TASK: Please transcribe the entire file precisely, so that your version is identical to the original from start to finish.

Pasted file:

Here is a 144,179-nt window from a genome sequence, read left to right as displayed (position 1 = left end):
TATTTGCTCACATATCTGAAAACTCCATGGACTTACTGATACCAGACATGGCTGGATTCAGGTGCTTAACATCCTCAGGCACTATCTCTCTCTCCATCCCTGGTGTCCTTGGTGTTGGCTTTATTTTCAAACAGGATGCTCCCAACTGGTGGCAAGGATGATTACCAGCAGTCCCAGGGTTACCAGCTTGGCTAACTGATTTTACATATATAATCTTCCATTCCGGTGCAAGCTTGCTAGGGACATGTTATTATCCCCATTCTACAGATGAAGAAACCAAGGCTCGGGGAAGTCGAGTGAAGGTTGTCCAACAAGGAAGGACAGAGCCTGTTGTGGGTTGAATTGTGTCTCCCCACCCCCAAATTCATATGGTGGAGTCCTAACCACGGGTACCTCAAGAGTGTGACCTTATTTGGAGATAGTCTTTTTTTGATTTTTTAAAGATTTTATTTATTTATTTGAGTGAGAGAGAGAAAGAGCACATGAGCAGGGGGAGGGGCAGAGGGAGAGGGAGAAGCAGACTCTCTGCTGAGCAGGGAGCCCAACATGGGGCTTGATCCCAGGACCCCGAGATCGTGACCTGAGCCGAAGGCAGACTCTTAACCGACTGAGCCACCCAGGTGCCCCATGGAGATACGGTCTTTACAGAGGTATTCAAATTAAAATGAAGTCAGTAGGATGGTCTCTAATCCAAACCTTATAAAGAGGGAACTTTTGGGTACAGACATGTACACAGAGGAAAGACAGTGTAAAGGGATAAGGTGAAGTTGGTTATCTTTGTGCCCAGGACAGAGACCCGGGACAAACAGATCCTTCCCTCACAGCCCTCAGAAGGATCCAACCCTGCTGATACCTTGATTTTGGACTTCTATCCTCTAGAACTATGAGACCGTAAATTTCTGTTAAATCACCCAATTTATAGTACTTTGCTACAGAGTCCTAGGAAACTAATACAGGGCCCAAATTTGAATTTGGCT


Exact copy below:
Here is a 144,179-nt window from a genome sequence, read left to right as displayed (position 1 = left end):
TATTTGCTCACATATCTGAAAACTCCATGGACTTACTGATACCAGACATGGCTGGATTCAGGTGCTTAACATCCTCAGGCACTATCTCTCTCTCCATCCCTGGTGTCCTTGGTGTTGGCTTTATTTTCAAACAGGATGCTCCCAACTGGTGGCAAGGATGATTACCAGCAGTCCCAGGGTTACCAGCTTGGCTAACTGATTTTACATATATAATCTTCCATTCCGGTGCAAGCTTGCTAGGGACATGTTATTATCCCCATTCTACAGATGAAGAAACCAAGGCTCGGGGAAGTCGAGTGAAGGTTGTCCAACAAGGAAGGACAGAGCCTGTTGTGGGTTGAATTGTGTCTCCCCACCCCCAAATTCATATGGTGGAGTCCTAACCACGGGTACCTCAAGAGTGTGACCTTATTTGGAGATAGTCTTTTTTTGATTTTTTAAAGATTTTATTTATTTATTTGAGTGAGAGAGAGAAAGAGCACATGAGCAGGGGGAGGGGCAGAGGGAGAGGGAGAAGCAGACTCTCTGCTGAGCAGGGAGCCCAACATGGGGCTTGATCCCAGGACCCCGAGATCGTGACCTGAGCCGAAGGCAGACTCTTAACCGACTGAGCCACCCAGGTGCCCCATGGAGATACGGTCTTTACAGAGGTATTCAAATTAAAATGAAGTCAGTAGGATGGTCTCTAATCCAAACCTTATAAAGAGGGAACTTTTGGGTACAGACATGTACACAGAGGAAAGACAGTGTAAAGGGATAAGGTGAAGTTGGTTATCTTTGTGCCCAGGACAGAGACCCGGGACAAACAGATCCTTCCCTCACAGCCCTCAGAAGGATCCAACCCTGCTGATACCTTGATTTTGGACTTCTATCCTCTAGAACTATGAGACCGTAAATTTCTGTTAAATCACCCAATTTATAGTACTTTGCTACAGAGTCCTAGGAAACTAATACAGGGCCCAAATTTGAATTTGGCT